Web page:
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many regions of the network are being advertised by BGP, and how often is the information about various parts of the network changing?
Measured reachability. Rather than relying on BGP, one can measure Internet connectivity directly by attempting to communicate with a number of systems scattered throughout the network and reporting on one’s actual ability to exchange data.
In the following paragraphs, these metrics are used to examine some recent Internet events that most people consider exceptional and to compare them with those of September 11.
Network operators often joke that a single misplaced comma in an appropriate configuration file could take down the Internet. While that was certainly true in the late 1980s,1 operators today have well-defined procedures and methods for checking configurations before putting them into their networks. Furthermore, most operators employ systems to protect their network from configuration errors in other networks. However, operational errors do still occur from time to time, and some of these have major effects.
To illustrate how local errors can have global impact, let us consider an example from the Domain Name System (DNS)—a distributed database that keeps the name-to-address mappings for the Internet. If a Web browser needs to find the Internet address of the name <www.nationalacademies.org>, for example, the browser queries the DNS.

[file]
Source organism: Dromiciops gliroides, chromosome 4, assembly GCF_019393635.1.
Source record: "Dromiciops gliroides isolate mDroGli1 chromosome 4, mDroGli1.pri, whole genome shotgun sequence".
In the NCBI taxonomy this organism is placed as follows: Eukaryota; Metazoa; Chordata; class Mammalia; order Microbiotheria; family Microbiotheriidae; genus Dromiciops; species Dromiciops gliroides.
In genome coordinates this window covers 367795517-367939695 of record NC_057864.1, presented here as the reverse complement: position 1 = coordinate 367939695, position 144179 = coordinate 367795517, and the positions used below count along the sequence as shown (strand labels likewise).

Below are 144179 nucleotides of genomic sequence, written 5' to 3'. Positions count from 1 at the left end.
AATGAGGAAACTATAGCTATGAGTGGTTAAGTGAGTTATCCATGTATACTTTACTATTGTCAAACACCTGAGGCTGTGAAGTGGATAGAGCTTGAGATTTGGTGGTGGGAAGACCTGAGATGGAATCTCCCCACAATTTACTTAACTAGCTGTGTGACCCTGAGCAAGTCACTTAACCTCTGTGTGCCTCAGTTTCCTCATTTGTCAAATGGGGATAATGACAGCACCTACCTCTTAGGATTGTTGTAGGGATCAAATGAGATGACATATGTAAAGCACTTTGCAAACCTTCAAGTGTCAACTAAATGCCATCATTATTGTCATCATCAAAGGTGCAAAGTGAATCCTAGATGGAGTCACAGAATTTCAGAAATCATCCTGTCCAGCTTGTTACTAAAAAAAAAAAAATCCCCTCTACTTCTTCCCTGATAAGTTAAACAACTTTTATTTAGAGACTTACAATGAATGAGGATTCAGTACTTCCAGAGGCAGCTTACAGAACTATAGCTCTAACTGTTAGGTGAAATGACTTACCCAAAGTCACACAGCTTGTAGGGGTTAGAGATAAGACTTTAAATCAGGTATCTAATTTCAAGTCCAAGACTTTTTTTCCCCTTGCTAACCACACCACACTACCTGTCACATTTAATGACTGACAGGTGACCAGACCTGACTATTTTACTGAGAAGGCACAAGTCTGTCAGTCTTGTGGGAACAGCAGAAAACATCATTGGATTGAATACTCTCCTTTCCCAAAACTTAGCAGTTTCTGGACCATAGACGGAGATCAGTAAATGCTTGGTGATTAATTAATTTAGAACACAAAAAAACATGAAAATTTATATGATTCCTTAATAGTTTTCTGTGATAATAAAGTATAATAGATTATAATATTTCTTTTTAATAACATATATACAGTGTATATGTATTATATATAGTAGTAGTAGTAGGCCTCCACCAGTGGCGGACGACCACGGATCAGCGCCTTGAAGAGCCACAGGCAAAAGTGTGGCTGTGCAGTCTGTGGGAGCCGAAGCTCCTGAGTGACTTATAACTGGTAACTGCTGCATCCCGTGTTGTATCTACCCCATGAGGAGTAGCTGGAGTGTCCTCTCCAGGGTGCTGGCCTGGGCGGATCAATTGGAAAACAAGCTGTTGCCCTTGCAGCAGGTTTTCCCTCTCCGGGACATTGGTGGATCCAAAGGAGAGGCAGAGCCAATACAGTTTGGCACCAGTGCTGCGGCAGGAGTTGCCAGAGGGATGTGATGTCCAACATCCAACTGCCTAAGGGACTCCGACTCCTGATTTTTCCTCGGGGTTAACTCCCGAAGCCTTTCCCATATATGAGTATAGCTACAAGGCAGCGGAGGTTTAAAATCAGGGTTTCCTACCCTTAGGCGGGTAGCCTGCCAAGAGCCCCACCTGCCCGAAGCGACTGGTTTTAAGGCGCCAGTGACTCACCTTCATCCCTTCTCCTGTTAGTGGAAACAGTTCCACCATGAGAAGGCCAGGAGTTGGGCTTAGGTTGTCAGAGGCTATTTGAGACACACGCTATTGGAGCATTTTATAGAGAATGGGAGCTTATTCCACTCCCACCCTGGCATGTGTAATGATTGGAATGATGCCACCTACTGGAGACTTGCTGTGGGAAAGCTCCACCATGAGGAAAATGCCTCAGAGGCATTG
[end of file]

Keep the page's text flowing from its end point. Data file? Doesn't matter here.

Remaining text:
The DNS is a hierarchical database that makes heavy use of caching. To explain the process by simplifying somewhat, the way that a name such as <www.nationalacademies.org> is looked up in the DNS is as follows: the browser asks a local DNS server if it knows the name <www.nationalacademies.org>. If the local server knows the name, it returns the IP address for <www.nationalacademies.org>; if not, the server consults 1 of 13 root servers. The root servers act as query managers; though they rarely answer a query themselves, they tell the local server what DNS server it should consult to get the definitive answer about <www.nationalacademies.org>.
What makes the DNS work and keeps the root servers from being overwhelmed with queries is the system’s use of caching. Once a local
In the late 1980s, the Internet often suffered from so-called black-hole problems—routers misconfigured to erroneously report to other routers that they have the best possible route to every point on the Internet. A black hole effectively encourages all nearby routers to send all traffic to it and then discards all the incoming traffic as undeliverable.